People v. Simms

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Justia Opinion Summary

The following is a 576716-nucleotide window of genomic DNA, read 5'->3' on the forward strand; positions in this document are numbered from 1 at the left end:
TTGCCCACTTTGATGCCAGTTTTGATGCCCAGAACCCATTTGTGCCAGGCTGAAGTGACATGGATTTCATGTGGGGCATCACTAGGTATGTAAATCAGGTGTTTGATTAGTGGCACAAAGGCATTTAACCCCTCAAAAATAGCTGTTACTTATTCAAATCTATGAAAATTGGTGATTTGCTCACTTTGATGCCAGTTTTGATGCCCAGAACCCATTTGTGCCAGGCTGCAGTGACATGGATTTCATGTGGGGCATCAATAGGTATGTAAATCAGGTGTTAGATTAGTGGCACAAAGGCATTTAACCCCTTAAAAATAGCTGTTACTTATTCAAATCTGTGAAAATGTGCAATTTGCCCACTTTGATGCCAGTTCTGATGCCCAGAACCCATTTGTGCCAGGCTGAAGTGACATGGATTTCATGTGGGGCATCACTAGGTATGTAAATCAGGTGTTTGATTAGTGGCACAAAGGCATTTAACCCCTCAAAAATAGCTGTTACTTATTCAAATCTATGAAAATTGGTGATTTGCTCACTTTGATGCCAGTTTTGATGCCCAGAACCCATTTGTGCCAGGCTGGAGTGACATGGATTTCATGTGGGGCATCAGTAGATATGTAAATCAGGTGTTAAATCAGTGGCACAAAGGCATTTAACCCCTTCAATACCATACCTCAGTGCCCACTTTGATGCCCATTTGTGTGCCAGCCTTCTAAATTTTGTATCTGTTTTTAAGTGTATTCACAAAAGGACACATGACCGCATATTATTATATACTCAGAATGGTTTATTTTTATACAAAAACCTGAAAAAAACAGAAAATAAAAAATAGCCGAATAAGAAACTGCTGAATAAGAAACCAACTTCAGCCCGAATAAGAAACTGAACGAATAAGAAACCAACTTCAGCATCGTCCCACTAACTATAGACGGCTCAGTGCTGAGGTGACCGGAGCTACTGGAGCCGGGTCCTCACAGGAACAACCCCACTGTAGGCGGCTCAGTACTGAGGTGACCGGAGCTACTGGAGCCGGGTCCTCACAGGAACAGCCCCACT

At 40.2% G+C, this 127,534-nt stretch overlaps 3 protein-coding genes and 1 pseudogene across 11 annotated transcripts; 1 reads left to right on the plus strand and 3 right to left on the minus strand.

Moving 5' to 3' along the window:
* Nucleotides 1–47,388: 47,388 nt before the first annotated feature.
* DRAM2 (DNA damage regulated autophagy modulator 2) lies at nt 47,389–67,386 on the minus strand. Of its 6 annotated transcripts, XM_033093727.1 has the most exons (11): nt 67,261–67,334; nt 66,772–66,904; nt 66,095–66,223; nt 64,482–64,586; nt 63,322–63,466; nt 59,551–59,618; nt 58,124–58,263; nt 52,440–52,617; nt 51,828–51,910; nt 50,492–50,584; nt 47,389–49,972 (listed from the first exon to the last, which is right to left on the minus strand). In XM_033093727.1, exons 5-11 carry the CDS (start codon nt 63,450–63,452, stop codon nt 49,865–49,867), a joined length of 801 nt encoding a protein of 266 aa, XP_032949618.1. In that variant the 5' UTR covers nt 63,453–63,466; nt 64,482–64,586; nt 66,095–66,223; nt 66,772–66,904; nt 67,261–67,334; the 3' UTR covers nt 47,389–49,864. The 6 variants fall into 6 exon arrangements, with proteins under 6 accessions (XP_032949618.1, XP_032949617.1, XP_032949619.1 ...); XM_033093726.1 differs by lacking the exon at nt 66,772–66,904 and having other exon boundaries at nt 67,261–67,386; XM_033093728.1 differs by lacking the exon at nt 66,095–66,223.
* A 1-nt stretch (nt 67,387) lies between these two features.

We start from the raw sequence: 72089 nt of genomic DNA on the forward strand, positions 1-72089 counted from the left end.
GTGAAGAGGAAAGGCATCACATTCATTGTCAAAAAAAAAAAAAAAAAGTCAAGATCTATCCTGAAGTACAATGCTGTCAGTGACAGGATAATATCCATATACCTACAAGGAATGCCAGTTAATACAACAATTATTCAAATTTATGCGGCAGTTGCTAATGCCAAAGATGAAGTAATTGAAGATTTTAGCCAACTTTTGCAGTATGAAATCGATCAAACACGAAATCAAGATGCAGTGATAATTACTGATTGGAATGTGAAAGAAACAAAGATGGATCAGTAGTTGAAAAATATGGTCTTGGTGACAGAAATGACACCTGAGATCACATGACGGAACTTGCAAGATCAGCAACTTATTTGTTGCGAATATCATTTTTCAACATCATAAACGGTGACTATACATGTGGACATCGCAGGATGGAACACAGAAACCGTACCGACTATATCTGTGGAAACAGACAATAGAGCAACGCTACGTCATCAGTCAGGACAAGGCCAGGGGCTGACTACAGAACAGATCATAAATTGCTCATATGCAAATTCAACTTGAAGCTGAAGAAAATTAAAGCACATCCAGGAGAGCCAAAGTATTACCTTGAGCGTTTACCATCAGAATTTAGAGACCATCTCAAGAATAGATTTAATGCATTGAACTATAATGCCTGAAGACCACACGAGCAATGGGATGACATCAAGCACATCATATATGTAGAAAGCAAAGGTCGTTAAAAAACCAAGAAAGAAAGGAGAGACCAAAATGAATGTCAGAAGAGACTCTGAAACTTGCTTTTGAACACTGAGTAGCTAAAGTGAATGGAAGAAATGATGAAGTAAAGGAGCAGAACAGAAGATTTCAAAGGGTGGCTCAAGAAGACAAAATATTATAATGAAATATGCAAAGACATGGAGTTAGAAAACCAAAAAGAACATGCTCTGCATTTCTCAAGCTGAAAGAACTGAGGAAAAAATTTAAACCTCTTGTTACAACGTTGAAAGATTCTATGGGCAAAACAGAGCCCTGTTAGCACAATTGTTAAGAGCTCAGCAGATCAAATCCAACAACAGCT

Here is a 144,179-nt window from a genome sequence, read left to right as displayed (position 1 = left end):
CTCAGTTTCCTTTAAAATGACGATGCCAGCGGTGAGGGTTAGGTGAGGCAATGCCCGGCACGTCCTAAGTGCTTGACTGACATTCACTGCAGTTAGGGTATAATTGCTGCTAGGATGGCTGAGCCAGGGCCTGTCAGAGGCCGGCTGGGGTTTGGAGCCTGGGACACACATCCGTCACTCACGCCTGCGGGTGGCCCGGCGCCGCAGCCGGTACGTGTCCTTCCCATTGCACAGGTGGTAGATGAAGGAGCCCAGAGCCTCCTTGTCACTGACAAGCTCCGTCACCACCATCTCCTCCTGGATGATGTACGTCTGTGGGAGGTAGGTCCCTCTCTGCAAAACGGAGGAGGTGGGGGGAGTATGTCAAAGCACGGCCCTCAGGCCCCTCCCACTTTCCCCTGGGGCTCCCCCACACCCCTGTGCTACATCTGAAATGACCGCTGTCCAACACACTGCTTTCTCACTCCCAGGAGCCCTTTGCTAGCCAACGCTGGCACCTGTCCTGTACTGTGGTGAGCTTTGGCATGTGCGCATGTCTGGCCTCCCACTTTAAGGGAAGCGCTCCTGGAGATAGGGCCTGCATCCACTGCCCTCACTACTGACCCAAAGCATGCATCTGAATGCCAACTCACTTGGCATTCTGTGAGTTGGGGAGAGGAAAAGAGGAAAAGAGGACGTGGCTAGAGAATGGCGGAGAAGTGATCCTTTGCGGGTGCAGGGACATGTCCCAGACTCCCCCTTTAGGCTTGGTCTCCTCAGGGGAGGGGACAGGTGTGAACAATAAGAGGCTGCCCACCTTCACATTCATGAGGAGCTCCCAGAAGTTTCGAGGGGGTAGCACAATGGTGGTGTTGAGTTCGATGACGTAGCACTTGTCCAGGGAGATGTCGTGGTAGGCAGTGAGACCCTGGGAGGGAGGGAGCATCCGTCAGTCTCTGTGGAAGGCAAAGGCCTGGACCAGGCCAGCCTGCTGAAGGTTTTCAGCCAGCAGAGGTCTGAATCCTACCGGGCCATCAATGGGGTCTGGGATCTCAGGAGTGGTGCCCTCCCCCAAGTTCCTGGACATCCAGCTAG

Petitioner sought reinstatement of his withdrawn post-conviction petition. The state argued that neither the Post-Conviction Hearing Act, 725 ILCS 5/122-5 nor the Code of Civil Procedure, 735 ILCS 5/13-217 authorizes “reinstatement,” so that the motion should, instead, be treated as a motion for leave to file a new, successive petition that must meet the cause-and-prejudice test. Referencing only section 122-5, Petitioner argued, broadly, that a “judge has discretion to allow a post-conviction petitioner’s motion to reinstate his petition after he has voluntarily withdrawn it.” Petition argued that the state coerced him into withdrawing his petition by stating that it would again seek the death penalty upon retrial if he succeeded in his challenge; that his attorney and the court failed to adequately admonish him regarding his options, the current law, and the likely course of death penalty jurisprudence; and that the procedure by which the withdrawal took place was generally unlawful. The Illinois Supreme Court reinstated the trial court’s denial of the motion as untimely, having been filed seven years after the motion to withdraw; “it is clear that petitioner sought reinstatement well beyond either statute's time limitations.” The facts of record would not have supported a finding that petitioner’s delay in refiling was not due to his culpable negligence. The timing was intentional and strategic. Petitioner is, free to seek leave to file a successive post-conviction petition.